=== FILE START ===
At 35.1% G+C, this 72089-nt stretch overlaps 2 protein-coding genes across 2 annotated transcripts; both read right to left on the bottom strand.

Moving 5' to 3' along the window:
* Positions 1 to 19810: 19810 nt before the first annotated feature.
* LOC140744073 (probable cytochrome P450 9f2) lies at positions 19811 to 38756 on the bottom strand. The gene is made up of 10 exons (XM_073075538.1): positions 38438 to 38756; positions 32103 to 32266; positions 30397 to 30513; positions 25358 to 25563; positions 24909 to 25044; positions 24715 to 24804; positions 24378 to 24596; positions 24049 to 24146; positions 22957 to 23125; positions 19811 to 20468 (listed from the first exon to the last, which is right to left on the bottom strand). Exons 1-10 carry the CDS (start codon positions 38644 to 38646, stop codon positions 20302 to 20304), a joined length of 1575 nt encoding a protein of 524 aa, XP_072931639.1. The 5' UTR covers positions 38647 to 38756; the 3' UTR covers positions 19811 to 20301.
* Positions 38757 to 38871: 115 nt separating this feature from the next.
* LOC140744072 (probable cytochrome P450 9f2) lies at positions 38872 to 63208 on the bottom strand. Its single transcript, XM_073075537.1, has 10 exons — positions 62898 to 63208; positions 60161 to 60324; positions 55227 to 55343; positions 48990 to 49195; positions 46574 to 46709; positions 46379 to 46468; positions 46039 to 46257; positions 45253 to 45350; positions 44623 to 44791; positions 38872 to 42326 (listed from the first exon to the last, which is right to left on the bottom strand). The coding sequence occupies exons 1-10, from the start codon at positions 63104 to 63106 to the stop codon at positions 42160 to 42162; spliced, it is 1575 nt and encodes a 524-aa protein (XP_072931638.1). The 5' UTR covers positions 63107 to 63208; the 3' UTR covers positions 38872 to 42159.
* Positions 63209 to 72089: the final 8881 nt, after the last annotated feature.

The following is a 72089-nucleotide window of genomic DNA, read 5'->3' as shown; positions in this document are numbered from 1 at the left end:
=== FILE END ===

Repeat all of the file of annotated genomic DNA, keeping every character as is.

At 35.1% G+C, this 72089-nt stretch overlaps 2 protein-coding genes across 2 annotated transcripts; both read right to left on the bottom strand.

Moving 5' to 3' along the window:
* Positions 1 to 19810: 19810 nt before the first annotated feature.
* LOC140744073 (probable cytochrome P450 9f2) lies at positions 19811 to 38756 on the bottom strand. The gene is made up of 10 exons (XM_073075538.1): positions 38438 to 38756; positions 32103 to 32266; positions 30397 to 30513; positions 25358 to 25563; positions 24909 to 25044; positions 24715 to 24804; positions 24378 to 24596; positions 24049 to 24146; positions 22957 to 23125; positions 19811 to 20468 (listed from the first exon to the last, which is right to left on the bottom strand). Exons 1-10 carry the CDS (start codon positions 38644 to 38646, stop codon positions 20302 to 20304), a joined length of 1575 nt encoding a protein of 524 aa, XP_072931639.1. The 5' UTR covers positions 38647 to 38756; the 3' UTR covers positions 19811 to 20301.
* Positions 38757 to 38871: 115 nt separating this feature from the next.
* LOC140744072 (probable cytochrome P450 9f2) lies at positions 38872 to 63208 on the bottom strand. Its single transcript, XM_073075537.1, has 10 exons — positions 62898 to 63208; positions 60161 to 60324; positions 55227 to 55343; positions 48990 to 49195; positions 46574 to 46709; positions 46379 to 46468; positions 46039 to 46257; positions 45253 to 45350; positions 44623 to 44791; positions 38872 to 42326 (listed from the first exon to the last, which is right to left on the bottom strand). The coding sequence occupies exons 1-10, from the start codon at positions 63104 to 63106 to the stop codon at positions 42160 to 42162; spliced, it is 1575 nt and encodes a 524-aa protein (XP_072931638.1). The 5' UTR covers positions 63107 to 63208; the 3' UTR covers positions 38872 to 42159.
* Positions 63209 to 72089: the final 8881 nt, after the last annotated feature.

The following is a 72089-nucleotide window of genomic DNA, read 5'->3' as shown; positions in this document are numbered from 1 at the left end: